PECOTA couldn’t stay mad at the Royals forever.
Yes, it’s PECOTA day. That annual exercise at Baseball Prospectus where a computer spits out a win-loss record and ends up disrespecting an entire franchise and fanbase. Except this year, the computer seems to have made up with the Royals. The projections can’t be dismissed as being too harsh or negative. It’s a new era of good feeling. Optimism reigns. Rejoice.
First, a minor caveat. PECOTA team projections are built by estimating playing time and collating the individual projections from each player. That basically means, with over 100 free agents still on the market and moves still to be made in spring training, these projections are far from final.
It also means that if nothing changes for the Royals, even though Dayton Moore is loathe to utter the word “rebuild,” that doesn’t matter so much. This team is in almost total reset mode.
Have you seen the Royals depth chart lately? Center field could be an abyss. The corners are unmentionable. The pitching is thin. It’s as if they lost a ton of production from a .500 team. Weird.
As we wait for your blood pressure to drop, let’s check in with some individual offensive player projections.
This is a tricky projection for PECOTA, given Merrifield’s limited track record. Basically, it’s looking for some across the board regression for the Royals second baseman.
That’s something surprising, even with just under 1,000 career plate appearances. Merrifield was consistent as far as batting average and on base percentage from his half season in 2016 to his full year in 2017. The difference between the two was his added power last season. After hitting 19 bombs last year, PECOTA is skeptical, projecting just 10 for the upcoming season.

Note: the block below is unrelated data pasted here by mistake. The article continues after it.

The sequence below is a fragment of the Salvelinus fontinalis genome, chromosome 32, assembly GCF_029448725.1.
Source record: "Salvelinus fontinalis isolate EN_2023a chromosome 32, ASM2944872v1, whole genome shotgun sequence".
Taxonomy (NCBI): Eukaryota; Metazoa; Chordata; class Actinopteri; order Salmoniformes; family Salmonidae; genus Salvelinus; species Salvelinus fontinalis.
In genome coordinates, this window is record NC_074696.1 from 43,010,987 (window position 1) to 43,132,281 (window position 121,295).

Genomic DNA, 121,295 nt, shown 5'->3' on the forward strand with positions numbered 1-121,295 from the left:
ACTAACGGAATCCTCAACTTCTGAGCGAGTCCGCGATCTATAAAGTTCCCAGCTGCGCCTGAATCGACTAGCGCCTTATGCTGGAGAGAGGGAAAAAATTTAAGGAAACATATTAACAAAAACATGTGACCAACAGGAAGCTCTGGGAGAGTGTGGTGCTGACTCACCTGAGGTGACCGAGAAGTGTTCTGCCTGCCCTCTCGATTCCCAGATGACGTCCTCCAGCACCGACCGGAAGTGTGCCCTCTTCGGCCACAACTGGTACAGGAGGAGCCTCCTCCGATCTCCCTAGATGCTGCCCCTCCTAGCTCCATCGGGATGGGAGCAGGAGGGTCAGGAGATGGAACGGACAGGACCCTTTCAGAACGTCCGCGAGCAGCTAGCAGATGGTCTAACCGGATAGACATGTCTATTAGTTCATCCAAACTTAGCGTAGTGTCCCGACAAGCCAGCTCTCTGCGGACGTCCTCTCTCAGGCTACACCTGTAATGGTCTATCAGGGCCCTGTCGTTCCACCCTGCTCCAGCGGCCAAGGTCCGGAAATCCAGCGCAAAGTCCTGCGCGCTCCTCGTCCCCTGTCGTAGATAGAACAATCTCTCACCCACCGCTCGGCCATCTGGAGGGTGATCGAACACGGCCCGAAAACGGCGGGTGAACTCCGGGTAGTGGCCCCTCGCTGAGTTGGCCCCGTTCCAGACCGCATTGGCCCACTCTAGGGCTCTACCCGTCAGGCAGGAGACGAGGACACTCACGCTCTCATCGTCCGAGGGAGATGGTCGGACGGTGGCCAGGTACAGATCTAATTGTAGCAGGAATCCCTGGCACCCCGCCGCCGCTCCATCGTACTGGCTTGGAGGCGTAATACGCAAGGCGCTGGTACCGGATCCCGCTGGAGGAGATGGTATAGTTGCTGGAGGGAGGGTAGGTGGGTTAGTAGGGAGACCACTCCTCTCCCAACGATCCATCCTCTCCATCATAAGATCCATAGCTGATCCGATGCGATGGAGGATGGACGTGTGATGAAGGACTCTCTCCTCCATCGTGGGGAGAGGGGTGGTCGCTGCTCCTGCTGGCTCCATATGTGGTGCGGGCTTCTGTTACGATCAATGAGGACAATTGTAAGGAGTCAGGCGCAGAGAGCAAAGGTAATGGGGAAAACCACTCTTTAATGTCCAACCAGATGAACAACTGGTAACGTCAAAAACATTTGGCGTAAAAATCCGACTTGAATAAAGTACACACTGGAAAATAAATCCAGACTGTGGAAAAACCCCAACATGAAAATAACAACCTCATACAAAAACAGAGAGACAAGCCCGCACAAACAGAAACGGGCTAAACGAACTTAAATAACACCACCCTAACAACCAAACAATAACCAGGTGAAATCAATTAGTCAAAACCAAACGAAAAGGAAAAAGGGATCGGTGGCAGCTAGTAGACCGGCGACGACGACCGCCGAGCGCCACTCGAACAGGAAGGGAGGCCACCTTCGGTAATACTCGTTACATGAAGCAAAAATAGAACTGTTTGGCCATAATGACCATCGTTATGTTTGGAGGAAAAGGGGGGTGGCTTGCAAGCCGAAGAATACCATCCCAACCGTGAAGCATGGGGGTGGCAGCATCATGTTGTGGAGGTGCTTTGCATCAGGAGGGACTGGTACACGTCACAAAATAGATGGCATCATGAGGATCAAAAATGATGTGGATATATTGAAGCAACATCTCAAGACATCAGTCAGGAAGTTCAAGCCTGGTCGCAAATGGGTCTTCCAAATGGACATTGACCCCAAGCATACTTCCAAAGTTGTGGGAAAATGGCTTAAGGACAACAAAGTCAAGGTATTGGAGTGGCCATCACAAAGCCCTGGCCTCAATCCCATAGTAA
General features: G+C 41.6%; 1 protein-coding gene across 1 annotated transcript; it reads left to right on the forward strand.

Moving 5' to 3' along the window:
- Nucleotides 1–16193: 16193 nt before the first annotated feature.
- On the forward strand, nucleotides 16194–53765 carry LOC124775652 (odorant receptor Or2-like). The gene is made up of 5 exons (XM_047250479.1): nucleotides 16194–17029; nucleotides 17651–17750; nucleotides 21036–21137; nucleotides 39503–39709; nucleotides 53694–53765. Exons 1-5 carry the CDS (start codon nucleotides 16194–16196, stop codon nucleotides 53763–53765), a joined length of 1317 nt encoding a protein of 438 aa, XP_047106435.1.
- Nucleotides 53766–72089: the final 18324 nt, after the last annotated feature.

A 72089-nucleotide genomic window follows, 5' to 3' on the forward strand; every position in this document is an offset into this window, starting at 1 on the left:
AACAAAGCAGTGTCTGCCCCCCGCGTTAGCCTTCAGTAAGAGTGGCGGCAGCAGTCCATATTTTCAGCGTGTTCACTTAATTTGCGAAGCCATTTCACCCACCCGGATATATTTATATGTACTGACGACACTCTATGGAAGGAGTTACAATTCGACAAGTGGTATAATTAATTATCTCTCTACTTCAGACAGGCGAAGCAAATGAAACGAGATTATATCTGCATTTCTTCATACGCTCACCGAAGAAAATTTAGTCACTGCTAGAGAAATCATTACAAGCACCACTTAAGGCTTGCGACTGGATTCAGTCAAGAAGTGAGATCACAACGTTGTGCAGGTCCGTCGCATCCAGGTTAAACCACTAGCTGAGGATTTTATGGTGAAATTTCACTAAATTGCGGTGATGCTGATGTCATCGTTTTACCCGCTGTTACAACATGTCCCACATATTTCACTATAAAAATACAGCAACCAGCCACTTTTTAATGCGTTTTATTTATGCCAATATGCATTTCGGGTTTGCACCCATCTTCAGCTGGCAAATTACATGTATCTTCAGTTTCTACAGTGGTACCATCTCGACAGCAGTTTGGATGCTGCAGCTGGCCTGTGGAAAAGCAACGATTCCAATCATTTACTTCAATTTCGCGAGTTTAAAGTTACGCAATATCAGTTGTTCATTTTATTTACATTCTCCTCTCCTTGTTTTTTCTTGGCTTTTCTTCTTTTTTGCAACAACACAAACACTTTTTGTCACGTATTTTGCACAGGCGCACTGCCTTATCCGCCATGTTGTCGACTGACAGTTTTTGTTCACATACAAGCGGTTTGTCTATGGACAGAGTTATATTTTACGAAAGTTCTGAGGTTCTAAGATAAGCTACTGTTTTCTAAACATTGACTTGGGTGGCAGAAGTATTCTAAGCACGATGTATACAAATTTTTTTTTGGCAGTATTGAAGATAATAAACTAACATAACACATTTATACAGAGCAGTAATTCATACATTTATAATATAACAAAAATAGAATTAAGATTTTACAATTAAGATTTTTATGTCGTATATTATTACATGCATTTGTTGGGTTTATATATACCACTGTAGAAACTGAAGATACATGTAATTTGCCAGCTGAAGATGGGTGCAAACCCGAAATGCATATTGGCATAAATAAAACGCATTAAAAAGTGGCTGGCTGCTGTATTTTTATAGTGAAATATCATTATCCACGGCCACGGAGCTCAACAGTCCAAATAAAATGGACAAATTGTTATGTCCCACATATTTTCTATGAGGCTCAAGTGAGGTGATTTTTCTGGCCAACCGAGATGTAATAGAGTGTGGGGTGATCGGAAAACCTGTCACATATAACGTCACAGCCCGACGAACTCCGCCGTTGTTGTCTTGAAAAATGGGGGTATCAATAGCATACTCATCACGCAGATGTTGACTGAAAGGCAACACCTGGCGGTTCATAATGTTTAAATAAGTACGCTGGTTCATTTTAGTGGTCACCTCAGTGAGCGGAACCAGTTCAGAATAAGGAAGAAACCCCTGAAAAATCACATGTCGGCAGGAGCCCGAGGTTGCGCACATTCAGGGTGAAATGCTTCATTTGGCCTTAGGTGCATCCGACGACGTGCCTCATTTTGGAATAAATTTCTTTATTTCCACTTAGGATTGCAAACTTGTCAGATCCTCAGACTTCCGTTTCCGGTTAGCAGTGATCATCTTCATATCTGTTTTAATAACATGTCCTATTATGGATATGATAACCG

PECOTA gives Merrifield a 26 percent chance at “Improvement.”
Soler is tied with Merrifield for the Royals most productive offensive player. As angry as you may be at Merrifield’s projection, you have to be tickled at how PECOTA views Soler. It buys the thunder potential with 24 doubles and 24 home runs. He’s projected to be the Royals top run producer.
Let’s hope this projection is onto something. Because if Soler doesn’t play a full season in Kansas City and doesn’t realize some (most?) of his potential, this could be a grueling year.
It’s a modest projection, but after the last two years, this is a helluva bounce for the Royals left fielder. The power is mostly gone (15 HR projected), but at least there’s something respectable in the on base category.
At this point, we’ll take anything positive. How about a 30 percent “improvement” projection? Sold!
I dislike projections for young players with a limited track record. It seems like all the systems are just guessing at some point. (Technically, they’re doing that about every player, but that’s beside the point here.) Mondesi has had a rough time in his limited (and rushed) exposure to the major leagues. If the Royals give Mondesi a regular job and try to remove the pressure and the expectations, I’d wager he outpaces this projection.
On the other hand… Nevermind.
2 comments on “PECOTA takes offense at the Royals”
I keep a spreadsheet that uses Fangraphs data to predict win loss totals. I keep coming up between 68 and 71 wins depending which method I use.
So I still think Pecota is overly pessimistic. Course my spreadsheet last year predicted 83 wins in the final count and they only got 80.
Sadly preseason computer or spreadsheet analysis cannot account for terrible trade deadline deals unless you can add a mystic into the mix.
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